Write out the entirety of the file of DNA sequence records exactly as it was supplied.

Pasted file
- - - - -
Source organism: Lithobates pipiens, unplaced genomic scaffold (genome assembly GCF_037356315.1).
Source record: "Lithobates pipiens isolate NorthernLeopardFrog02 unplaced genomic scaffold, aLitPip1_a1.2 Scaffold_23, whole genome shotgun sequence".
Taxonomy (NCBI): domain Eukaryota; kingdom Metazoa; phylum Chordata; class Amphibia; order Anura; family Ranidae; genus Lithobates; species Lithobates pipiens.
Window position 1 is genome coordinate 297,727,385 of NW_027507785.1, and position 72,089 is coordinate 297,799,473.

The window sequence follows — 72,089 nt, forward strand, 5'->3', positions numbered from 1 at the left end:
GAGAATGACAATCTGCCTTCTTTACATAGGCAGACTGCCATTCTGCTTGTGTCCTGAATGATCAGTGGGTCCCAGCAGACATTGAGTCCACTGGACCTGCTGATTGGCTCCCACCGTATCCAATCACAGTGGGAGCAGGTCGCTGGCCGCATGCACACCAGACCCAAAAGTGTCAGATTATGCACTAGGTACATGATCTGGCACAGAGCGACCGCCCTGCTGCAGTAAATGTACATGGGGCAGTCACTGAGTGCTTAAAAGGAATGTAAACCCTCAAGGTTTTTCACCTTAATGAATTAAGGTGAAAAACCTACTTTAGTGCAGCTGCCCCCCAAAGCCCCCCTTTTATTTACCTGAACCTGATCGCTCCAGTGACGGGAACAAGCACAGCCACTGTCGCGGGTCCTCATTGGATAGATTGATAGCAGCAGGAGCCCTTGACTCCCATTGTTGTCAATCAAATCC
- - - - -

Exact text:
Source organism: Lithobates pipiens, unplaced genomic scaffold (genome assembly GCF_037356315.1).
Source record: "Lithobates pipiens isolate NorthernLeopardFrog02 unplaced genomic scaffold, aLitPip1_a1.2 Scaffold_23, whole genome shotgun sequence".
Taxonomy (NCBI): domain Eukaryota; kingdom Metazoa; phylum Chordata; class Amphibia; order Anura; family Ranidae; genus Lithobates; species Lithobates pipiens.
Window position 1 is genome coordinate 297,727,385 of NW_027507785.1, and position 72,089 is coordinate 297,799,473.

The window sequence follows — 72,089 nt, forward strand, 5'->3', positions numbered from 1 at the left end:
GAGAATGACAATCTGCCTTCTTTACATAGGCAGACTGCCATTCTGCTTGTGTCCTGAATGATCAGTGGGTCCCAGCAGACATTGAGTCCACTGGACCTGCTGATTGGCTCCCACCGTATCCAATCACAGTGGGAGCAGGTCGCTGGCCGCATGCACACCAGACCCAAAAGTGTCAGATTATGCACTAGGTACATGATCTGGCACAGAGCGACCGCCCTGCTGCAGTAAATGTACATGGGGCAGTCACTGAGTGCTTAAAAGGAATGTAAACCCTCAAGGTTTTTCACCTTAATGAATTAAGGTGAAAAACCTACTTTAGTGCAGCTGCCCCCCAAAGCCCCCCTTTTATTTACCTGAACCTGATCGCTCCAGTGACGGGAACAAGCACAGCCACTGTCGCGGGTCCTCATTGGATAGATTGATAGCAGCAGGAGCCCTTGACTCCCATTGTTGTCAATCAAATCC